Research claims made over recent years that people of East Asian and European descent perform differently on a well-known visual perception test as a result of fundamental cultural differences may be overstated, according to UCLA psychologists.

In new experiments conducted by the UCLA researchers, white, Asian American and recent Asian immigrant college students in the U.S. performed similarly on the test, known as the rod-and-frame task, which measures the influence of surrounding contextual visual information on perception.

The findings, published in PLOS One suggest that the basics of visual perception, such as object orientation, are largely independent of cultural variation and apply broadly across human populations.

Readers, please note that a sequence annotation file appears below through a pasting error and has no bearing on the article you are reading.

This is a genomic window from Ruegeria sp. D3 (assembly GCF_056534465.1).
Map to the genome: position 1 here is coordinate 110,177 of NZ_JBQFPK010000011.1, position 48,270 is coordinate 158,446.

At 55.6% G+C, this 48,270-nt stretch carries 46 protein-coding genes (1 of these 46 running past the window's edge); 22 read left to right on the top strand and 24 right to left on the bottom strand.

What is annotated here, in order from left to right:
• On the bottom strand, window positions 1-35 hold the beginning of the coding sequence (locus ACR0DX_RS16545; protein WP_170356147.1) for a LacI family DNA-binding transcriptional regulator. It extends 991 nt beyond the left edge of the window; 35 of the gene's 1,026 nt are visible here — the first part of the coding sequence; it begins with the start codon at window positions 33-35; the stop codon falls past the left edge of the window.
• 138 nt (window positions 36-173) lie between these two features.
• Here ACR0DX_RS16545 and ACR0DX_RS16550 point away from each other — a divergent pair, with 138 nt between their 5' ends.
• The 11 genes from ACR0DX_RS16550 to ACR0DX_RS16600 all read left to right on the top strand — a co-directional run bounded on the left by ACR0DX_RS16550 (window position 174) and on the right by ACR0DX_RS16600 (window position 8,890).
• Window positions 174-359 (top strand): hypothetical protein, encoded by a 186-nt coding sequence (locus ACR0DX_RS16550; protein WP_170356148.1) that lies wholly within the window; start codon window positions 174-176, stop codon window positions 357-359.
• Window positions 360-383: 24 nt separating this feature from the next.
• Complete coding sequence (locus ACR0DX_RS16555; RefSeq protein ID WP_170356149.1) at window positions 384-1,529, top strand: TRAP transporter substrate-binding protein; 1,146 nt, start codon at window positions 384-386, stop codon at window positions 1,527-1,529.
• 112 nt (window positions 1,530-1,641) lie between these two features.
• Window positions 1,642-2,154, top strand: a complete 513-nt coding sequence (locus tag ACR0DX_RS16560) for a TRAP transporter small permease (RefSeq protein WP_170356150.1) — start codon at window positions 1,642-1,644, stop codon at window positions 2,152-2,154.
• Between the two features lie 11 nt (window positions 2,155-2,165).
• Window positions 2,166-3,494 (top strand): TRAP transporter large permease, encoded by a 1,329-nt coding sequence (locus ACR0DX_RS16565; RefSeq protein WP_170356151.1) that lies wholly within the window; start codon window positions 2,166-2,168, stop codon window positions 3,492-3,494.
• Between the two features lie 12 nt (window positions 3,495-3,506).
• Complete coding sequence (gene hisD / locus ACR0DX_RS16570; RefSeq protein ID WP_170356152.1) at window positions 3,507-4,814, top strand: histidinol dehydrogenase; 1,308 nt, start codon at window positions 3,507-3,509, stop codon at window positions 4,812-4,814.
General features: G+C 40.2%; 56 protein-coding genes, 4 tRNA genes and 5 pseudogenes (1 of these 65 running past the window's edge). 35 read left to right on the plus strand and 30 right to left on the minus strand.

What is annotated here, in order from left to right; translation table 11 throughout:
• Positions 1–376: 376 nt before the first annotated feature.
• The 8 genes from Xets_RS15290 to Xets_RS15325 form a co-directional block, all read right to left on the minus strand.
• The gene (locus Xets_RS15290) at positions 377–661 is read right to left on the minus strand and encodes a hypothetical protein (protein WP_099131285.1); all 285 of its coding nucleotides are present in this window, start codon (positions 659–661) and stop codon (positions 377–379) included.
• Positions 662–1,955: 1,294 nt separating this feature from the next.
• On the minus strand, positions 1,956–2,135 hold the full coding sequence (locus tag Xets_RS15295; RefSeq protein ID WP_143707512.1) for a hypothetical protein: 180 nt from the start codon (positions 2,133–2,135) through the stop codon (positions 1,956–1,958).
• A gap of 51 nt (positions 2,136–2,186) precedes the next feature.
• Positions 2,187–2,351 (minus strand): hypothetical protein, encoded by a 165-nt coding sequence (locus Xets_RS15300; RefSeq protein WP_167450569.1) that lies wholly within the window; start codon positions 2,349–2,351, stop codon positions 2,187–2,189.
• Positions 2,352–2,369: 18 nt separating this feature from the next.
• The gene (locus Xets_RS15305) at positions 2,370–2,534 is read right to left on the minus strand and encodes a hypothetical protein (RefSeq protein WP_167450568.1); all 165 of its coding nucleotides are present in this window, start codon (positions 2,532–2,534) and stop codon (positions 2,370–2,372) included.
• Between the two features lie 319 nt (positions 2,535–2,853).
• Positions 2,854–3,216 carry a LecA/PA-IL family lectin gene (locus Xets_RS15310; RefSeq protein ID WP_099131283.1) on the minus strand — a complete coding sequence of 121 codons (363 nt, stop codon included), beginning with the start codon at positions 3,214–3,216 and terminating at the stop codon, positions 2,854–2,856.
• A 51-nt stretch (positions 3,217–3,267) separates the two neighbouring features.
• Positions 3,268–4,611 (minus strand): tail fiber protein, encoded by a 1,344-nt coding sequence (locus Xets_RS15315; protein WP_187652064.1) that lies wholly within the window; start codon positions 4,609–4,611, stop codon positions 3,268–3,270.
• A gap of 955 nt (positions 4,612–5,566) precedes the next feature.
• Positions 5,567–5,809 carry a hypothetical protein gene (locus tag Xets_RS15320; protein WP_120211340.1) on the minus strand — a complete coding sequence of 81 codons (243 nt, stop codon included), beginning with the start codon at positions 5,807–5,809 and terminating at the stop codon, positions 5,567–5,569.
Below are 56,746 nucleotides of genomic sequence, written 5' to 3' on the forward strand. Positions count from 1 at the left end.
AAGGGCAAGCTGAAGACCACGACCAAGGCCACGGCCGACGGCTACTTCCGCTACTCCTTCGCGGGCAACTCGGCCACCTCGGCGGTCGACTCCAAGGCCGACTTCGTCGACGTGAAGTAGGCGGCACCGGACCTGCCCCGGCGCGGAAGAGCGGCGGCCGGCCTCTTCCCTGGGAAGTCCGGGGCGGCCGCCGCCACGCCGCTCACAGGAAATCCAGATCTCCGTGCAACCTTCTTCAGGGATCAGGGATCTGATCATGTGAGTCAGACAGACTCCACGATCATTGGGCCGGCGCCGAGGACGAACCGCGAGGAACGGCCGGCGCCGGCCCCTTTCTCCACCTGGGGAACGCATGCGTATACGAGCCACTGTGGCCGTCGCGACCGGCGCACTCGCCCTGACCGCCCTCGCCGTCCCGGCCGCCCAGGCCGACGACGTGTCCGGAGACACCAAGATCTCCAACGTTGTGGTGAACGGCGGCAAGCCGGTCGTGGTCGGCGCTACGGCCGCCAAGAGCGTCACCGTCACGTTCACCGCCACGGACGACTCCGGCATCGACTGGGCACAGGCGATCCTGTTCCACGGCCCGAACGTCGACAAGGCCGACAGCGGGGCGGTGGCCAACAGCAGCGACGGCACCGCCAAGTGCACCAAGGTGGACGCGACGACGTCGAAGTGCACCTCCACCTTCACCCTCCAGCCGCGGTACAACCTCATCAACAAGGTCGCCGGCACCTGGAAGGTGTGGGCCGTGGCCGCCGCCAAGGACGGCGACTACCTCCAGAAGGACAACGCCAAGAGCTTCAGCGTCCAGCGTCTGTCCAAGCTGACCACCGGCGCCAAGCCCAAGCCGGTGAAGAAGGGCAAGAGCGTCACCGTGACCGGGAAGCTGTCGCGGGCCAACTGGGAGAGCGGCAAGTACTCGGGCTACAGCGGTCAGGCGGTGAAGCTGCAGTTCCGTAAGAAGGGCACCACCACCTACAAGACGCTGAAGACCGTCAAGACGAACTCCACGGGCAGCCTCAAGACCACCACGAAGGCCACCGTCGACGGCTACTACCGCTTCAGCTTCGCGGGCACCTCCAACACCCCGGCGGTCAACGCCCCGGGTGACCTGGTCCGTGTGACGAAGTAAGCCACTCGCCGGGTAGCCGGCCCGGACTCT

What is the rod-and-frame task and what is the debate?

The rod-and-frame task asks participants to view a single line within a square frame and to orient that line straight up and down vertically. The difficulty comes when the surrounding frame is tilted in various ways, which can influence viewers’ perception of the vertical orientation of the line.

Historically, much of this type of research had been conducted in Western countries with college students as participants, raising questions about how accurate the data is for people in other cultures and parts of the world.

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